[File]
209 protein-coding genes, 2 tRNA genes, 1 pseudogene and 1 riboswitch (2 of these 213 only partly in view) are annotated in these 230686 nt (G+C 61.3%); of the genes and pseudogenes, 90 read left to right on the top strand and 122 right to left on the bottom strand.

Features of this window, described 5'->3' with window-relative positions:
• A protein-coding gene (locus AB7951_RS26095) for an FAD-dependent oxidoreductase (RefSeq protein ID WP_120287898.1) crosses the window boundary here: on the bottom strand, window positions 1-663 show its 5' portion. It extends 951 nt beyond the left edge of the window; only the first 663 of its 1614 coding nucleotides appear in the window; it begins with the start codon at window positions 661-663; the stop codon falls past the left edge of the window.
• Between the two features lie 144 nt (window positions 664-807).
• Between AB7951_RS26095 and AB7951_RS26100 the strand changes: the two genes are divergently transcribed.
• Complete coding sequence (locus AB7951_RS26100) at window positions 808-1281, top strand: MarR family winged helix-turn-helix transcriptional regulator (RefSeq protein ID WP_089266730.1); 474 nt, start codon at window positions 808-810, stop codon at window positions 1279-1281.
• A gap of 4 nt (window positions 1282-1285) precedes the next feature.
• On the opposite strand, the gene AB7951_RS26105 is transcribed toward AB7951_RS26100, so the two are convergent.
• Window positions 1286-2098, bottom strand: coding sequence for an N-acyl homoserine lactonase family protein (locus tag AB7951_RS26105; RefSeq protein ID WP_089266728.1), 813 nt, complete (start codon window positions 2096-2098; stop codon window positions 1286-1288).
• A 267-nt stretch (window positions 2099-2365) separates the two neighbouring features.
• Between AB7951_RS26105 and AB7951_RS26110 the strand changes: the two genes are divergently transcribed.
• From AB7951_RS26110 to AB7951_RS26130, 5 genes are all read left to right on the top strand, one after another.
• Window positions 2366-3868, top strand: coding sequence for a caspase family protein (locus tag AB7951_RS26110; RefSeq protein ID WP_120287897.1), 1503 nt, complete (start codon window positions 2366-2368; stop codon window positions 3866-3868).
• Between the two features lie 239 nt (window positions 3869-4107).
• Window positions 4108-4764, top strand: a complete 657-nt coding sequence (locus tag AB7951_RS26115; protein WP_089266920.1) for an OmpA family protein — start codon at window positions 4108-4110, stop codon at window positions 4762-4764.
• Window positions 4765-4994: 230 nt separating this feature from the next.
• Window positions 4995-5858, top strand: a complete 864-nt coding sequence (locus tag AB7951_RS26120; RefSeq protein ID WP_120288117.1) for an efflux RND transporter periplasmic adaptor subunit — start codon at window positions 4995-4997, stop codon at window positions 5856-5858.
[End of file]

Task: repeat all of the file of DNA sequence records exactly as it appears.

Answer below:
209 protein-coding genes, 2 tRNA genes, 1 pseudogene and 1 riboswitch (2 of these 213 only partly in view) are annotated in these 230686 nt (G+C 61.3%); of the genes and pseudogenes, 90 read left to right on the top strand and 122 right to left on the bottom strand.

Features of this window, described 5'->3' with window-relative positions:
• A protein-coding gene (locus AB7951_RS26095) for an FAD-dependent oxidoreductase (RefSeq protein ID WP_120287898.1) crosses the window boundary here: on the bottom strand, window positions 1-663 show its 5' portion. It extends 951 nt beyond the left edge of the window; only the first 663 of its 1614 coding nucleotides appear in the window; it begins with the start codon at window positions 661-663; the stop codon falls past the left edge of the window.
• Between the two features lie 144 nt (window positions 664-807).
• Between AB7951_RS26095 and AB7951_RS26100 the strand changes: the two genes are divergently transcribed.
• Complete coding sequence (locus AB7951_RS26100) at window positions 808-1281, top strand: MarR family winged helix-turn-helix transcriptional regulator (RefSeq protein ID WP_089266730.1); 474 nt, start codon at window positions 808-810, stop codon at window positions 1279-1281.
• A gap of 4 nt (window positions 1282-1285) precedes the next feature.
• On the opposite strand, the gene AB7951_RS26105 is transcribed toward AB7951_RS26100, so the two are convergent.
• Window positions 1286-2098, bottom strand: coding sequence for an N-acyl homoserine lactonase family protein (locus tag AB7951_RS26105; RefSeq protein ID WP_089266728.1), 813 nt, complete (start codon window positions 2096-2098; stop codon window positions 1286-1288).
• A 267-nt stretch (window positions 2099-2365) separates the two neighbouring features.
• Between AB7951_RS26105 and AB7951_RS26110 the strand changes: the two genes are divergently transcribed.
• From AB7951_RS26110 to AB7951_RS26130, 5 genes are all read left to right on the top strand, one after another.
• Window positions 2366-3868, top strand: coding sequence for a caspase family protein (locus tag AB7951_RS26110; RefSeq protein ID WP_120287897.1), 1503 nt, complete (start codon window positions 2366-2368; stop codon window positions 3866-3868).
• Between the two features lie 239 nt (window positions 3869-4107).
• Window positions 4108-4764, top strand: a complete 657-nt coding sequence (locus tag AB7951_RS26115; protein WP_089266920.1) for an OmpA family protein — start codon at window positions 4108-4110, stop codon at window positions 4762-4764.
• Window positions 4765-4994: 230 nt separating this feature from the next.
• Window positions 4995-5858, top strand: a complete 864-nt coding sequence (locus tag AB7951_RS26120; RefSeq protein ID WP_120288117.1) for an efflux RND transporter periplasmic adaptor subunit — start codon at window positions 4995-4997, stop codon at window positions 5856-5858.